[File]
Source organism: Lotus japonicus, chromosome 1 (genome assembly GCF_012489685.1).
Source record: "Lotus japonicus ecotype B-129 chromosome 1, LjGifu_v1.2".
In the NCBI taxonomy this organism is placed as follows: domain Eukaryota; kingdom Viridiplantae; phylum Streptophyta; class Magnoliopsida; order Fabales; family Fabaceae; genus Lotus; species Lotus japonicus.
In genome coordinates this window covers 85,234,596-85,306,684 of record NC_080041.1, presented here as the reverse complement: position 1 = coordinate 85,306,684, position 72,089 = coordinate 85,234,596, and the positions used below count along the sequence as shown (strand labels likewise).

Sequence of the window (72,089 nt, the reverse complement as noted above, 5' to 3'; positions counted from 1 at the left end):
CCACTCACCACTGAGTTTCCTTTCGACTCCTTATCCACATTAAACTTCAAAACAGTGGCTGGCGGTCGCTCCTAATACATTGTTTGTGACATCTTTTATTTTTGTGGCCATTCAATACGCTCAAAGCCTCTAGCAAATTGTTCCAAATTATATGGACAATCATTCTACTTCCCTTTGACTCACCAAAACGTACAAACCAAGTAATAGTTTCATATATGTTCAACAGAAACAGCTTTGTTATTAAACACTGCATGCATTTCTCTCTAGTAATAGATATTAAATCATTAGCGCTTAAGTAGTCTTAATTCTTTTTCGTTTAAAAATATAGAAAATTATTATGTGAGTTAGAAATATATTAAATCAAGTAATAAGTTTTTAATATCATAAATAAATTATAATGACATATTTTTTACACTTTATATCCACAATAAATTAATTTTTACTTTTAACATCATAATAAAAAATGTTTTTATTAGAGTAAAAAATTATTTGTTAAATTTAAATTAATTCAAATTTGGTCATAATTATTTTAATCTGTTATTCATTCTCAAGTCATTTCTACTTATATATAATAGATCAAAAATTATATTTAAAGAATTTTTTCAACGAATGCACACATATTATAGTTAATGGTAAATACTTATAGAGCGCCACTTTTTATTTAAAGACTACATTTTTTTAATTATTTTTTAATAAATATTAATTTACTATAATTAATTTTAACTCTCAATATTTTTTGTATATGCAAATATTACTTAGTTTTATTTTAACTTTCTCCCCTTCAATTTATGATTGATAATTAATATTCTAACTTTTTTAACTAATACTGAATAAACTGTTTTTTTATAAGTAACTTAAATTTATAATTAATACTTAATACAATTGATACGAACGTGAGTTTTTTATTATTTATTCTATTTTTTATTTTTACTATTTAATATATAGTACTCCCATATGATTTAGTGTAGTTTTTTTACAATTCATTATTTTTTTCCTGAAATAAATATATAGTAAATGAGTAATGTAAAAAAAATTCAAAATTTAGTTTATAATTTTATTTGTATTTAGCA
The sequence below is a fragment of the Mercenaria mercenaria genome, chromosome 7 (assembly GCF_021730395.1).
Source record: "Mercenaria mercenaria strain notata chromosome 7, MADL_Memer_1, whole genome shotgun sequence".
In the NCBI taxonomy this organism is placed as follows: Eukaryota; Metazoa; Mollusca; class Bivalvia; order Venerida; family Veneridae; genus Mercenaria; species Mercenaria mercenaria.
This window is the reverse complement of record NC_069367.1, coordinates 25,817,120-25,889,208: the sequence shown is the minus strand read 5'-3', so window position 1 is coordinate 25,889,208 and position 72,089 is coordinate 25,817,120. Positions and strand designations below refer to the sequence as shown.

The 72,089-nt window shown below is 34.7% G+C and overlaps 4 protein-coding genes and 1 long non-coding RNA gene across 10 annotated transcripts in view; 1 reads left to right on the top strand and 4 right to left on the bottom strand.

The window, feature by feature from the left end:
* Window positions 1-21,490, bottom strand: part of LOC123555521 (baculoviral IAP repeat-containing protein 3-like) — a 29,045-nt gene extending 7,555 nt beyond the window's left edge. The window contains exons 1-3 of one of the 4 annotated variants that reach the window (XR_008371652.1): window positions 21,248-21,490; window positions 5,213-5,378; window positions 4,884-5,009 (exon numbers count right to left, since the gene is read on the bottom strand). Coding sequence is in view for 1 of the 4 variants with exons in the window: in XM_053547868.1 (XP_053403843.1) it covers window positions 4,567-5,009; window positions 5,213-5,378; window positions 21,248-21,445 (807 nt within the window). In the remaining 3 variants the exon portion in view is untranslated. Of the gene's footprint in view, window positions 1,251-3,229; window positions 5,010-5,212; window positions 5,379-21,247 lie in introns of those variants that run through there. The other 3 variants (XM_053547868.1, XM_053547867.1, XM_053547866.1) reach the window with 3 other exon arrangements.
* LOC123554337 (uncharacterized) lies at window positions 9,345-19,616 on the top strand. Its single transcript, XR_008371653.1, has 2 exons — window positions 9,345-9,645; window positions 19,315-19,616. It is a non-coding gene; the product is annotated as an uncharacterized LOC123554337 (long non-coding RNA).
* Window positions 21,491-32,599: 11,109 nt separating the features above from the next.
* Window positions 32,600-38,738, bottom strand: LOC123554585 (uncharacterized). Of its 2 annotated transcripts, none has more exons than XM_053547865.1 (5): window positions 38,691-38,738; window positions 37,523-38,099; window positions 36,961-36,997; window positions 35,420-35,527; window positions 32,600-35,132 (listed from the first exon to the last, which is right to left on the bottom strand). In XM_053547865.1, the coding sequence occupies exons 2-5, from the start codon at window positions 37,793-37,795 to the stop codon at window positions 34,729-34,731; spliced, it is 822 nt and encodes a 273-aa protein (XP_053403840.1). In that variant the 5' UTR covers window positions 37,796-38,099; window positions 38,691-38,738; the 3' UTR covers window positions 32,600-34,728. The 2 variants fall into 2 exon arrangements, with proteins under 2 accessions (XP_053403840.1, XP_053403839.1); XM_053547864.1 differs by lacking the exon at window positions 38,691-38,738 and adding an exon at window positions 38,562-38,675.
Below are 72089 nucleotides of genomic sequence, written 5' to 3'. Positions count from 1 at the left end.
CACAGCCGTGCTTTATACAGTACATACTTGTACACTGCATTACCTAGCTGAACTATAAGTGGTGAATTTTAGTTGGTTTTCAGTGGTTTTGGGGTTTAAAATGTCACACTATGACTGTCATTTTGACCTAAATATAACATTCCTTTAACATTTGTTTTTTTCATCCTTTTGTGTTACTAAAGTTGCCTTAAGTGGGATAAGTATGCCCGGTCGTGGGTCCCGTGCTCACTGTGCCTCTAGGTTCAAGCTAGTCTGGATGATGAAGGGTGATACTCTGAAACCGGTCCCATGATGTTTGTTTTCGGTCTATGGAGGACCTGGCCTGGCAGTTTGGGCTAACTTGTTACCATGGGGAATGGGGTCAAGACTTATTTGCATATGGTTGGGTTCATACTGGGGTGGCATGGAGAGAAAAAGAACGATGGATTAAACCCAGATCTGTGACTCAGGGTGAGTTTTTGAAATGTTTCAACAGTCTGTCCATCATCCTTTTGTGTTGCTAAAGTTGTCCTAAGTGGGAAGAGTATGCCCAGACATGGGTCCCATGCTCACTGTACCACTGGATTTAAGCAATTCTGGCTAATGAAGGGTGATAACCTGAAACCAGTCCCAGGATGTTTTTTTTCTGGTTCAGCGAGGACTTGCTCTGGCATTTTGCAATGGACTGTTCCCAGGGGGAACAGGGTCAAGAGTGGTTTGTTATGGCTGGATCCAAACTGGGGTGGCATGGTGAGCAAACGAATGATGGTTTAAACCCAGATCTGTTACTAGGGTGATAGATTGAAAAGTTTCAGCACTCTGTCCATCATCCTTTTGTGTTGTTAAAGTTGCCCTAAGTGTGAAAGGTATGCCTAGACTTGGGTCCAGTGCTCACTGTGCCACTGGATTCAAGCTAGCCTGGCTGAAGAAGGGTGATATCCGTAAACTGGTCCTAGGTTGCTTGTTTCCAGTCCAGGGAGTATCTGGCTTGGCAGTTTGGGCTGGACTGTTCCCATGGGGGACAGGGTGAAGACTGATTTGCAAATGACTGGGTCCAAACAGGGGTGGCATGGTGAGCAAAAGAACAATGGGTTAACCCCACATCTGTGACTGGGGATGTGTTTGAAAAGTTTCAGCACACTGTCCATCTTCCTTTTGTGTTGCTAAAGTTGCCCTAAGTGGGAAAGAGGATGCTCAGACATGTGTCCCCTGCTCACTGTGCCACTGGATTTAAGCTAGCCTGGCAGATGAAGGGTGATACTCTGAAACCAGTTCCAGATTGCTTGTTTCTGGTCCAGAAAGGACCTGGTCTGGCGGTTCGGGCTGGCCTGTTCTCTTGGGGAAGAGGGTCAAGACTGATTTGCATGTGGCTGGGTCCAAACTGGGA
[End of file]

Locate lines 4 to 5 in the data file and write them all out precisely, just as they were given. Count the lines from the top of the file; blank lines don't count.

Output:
In genome coordinates this window covers 85,234,596-85,306,684 of record NC_080041.1, presented here as the reverse complement: position 1 = coordinate 85,306,684, position 72,089 = coordinate 85,234,596, and the positions used below count along the sequence as shown (strand labels likewise).

Sequence of the window (72,089 nt, the reverse complement as noted above, 5' to 3'; positions counted from 1 at the left end):